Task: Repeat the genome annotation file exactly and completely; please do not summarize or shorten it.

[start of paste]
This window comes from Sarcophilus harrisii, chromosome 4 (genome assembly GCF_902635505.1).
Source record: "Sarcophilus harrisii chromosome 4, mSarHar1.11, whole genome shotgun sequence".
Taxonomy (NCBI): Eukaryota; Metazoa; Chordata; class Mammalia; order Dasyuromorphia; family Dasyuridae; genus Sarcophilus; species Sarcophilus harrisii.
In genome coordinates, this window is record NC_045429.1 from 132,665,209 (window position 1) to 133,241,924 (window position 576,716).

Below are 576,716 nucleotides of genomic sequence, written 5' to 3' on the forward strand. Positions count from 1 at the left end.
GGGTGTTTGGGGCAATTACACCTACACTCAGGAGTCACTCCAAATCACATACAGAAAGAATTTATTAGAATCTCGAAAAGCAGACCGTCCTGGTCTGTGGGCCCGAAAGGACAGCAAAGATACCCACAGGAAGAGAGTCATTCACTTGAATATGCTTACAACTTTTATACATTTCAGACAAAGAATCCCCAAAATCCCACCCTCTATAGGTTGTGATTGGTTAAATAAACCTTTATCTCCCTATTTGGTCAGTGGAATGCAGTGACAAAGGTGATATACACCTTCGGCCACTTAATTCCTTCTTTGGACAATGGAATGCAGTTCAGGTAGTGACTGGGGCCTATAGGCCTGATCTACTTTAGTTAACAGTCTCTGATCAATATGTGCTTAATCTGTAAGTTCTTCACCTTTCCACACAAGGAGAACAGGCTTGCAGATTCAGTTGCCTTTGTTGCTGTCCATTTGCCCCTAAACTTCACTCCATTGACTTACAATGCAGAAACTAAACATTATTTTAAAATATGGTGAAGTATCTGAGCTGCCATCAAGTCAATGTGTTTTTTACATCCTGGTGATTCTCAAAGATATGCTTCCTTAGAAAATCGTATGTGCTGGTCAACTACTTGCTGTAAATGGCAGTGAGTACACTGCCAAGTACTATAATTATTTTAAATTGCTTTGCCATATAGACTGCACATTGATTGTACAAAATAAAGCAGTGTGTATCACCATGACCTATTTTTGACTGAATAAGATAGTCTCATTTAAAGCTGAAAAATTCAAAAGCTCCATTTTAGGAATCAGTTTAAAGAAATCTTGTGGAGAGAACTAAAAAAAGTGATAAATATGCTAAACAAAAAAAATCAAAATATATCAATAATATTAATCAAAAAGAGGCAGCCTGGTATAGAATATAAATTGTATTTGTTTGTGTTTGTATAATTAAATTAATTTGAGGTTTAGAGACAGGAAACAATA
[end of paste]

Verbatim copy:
This window comes from Sarcophilus harrisii, chromosome 4 (genome assembly GCF_902635505.1).
Source record: "Sarcophilus harrisii chromosome 4, mSarHar1.11, whole genome shotgun sequence".
Taxonomy (NCBI): Eukaryota; Metazoa; Chordata; class Mammalia; order Dasyuromorphia; family Dasyuridae; genus Sarcophilus; species Sarcophilus harrisii.
In genome coordinates, this window is record NC_045429.1 from 132,665,209 (window position 1) to 133,241,924 (window position 576,716).

Below are 576,716 nucleotides of genomic sequence, written 5' to 3' on the forward strand. Positions count from 1 at the left end.
GGGTGTTTGGGGCAATTACACCTACACTCAGGAGTCACTCCAAATCACATACAGAAAGAATTTATTAGAATCTCGAAAAGCAGACCGTCCTGGTCTGTGGGCCCGAAAGGACAGCAAAGATACCCACAGGAAGAGAGTCATTCACTTGAATATGCTTACAACTTTTATACATTTCAGACAAAGAATCCCCAAAATCCCACCCTCTATAGGTTGTGATTGGTTAAATAAACCTTTATCTCCCTATTTGGTCAGTGGAATGCAGTGACAAAGGTGATATACACCTTCGGCCACTTAATTCCTTCTTTGGACAATGGAATGCAGTTCAGGTAGTGACTGGGGCCTATAGGCCTGATCTACTTTAGTTAACAGTCTCTGATCAATATGTGCTTAATCTGTAAGTTCTTCACCTTTCCACACAAGGAGAACAGGCTTGCAGATTCAGTTGCCTTTGTTGCTGTCCATTTGCCCCTAAACTTCACTCCATTGACTTACAATGCAGAAACTAAACATTATTTTAAAATATGGTGAAGTATCTGAGCTGCCATCAAGTCAATGTGTTTTTTACATCCTGGTGATTCTCAAAGATATGCTTCCTTAGAAAATCGTATGTGCTGGTCAACTACTTGCTGTAAATGGCAGTGAGTACACTGCCAAGTACTATAATTATTTTAAATTGCTTTGCCATATAGACTGCACATTGATTGTACAAAATAAAGCAGTGTGTATCACCATGACCTATTTTTGACTGAATAAGATAGTCTCATTTAAAGCTGAAAAATTCAAAAGCTCCATTTTAGGAATCAGTTTAAAGAAATCTTGTGGAGAGAACTAAAAAAAGTGATAAATATGCTAAACAAAAAAAATCAAAATATATCAATAATATTAATCAAAAAGAGGCAGCCTGGTATAGAATATAAATTGTATTTGTTTGTGTTTGTATAATTAAATTAATTTGAGGTTTAGAGACAGGAAACAATA